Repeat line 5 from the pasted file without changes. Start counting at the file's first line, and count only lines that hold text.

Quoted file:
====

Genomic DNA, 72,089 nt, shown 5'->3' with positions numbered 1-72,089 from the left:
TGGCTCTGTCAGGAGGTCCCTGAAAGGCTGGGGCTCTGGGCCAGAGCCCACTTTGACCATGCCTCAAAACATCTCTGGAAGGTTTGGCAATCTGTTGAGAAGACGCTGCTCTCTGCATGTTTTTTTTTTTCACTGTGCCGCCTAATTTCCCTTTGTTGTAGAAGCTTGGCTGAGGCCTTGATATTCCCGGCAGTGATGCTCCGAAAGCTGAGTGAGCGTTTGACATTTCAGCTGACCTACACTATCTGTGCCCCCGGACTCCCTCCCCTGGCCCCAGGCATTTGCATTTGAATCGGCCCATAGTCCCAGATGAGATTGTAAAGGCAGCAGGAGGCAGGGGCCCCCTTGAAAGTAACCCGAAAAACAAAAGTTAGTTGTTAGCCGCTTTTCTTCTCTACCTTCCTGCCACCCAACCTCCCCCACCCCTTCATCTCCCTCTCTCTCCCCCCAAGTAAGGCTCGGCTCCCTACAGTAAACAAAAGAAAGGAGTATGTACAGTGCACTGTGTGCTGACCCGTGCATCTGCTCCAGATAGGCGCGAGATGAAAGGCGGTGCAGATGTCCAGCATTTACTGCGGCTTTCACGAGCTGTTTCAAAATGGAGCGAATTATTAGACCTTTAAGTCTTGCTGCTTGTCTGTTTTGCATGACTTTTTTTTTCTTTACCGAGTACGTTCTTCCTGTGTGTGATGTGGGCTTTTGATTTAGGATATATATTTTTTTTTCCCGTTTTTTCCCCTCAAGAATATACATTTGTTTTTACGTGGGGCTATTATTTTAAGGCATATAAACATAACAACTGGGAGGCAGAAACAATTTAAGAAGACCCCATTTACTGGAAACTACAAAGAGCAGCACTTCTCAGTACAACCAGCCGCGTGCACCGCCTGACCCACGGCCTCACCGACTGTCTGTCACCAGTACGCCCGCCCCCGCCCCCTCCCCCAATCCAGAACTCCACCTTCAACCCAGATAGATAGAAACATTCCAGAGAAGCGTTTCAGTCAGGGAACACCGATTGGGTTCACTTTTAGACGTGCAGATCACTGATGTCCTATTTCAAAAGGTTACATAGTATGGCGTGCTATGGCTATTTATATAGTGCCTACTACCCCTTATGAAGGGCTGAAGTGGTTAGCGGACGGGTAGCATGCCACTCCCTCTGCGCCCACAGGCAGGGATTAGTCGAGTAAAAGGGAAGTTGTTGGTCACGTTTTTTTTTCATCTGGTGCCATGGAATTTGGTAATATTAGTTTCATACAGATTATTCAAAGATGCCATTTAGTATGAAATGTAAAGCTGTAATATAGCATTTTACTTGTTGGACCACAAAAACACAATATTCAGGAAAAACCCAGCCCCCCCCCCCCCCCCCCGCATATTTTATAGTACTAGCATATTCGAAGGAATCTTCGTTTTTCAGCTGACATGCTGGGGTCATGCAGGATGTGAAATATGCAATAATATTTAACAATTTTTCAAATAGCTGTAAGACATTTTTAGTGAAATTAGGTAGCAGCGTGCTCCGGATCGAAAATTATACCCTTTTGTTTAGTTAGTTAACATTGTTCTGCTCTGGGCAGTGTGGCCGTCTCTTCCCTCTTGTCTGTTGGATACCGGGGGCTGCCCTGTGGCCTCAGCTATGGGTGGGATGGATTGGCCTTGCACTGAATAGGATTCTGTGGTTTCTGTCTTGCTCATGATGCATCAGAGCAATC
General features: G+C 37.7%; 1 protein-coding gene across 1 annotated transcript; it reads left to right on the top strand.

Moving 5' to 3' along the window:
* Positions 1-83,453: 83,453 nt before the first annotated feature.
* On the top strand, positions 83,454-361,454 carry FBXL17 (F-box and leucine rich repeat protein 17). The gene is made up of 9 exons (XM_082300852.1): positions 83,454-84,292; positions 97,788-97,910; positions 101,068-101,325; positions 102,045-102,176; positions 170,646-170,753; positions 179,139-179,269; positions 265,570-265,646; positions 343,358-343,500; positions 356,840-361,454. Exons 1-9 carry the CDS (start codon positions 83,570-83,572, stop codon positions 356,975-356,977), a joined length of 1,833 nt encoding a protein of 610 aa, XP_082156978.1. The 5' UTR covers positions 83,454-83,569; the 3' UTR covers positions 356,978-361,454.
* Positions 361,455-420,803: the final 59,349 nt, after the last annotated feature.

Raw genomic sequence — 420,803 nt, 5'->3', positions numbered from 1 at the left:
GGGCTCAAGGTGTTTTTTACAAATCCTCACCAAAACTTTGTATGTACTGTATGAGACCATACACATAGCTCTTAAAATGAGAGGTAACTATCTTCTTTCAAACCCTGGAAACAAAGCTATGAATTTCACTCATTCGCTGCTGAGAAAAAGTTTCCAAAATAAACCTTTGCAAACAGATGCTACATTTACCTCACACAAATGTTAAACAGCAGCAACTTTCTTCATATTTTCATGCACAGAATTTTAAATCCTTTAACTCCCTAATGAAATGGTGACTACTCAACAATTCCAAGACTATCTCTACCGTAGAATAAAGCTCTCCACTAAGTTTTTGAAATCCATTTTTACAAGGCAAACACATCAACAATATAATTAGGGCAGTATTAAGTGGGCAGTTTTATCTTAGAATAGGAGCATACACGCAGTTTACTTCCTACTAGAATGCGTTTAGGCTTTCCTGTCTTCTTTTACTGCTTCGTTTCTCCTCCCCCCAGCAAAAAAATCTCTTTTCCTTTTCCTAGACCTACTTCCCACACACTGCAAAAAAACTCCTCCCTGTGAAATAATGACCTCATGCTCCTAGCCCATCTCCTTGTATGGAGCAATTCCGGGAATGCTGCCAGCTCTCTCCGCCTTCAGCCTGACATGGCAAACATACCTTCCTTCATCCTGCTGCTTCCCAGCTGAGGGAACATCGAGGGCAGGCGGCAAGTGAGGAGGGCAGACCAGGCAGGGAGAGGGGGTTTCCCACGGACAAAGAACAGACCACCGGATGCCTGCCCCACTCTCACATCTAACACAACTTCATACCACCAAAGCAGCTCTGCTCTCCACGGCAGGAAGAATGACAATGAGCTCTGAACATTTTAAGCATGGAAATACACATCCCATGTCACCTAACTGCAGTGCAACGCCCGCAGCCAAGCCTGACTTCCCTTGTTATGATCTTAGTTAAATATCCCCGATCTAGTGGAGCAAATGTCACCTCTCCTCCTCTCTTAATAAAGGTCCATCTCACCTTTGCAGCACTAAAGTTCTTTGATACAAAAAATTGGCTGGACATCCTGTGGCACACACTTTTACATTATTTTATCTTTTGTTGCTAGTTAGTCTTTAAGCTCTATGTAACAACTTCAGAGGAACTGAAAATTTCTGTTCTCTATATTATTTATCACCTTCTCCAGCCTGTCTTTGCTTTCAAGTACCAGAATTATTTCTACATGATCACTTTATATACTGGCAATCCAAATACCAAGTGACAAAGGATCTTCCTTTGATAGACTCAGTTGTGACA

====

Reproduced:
* Positions 1-83,453: 83,453 nt before the first annotated feature.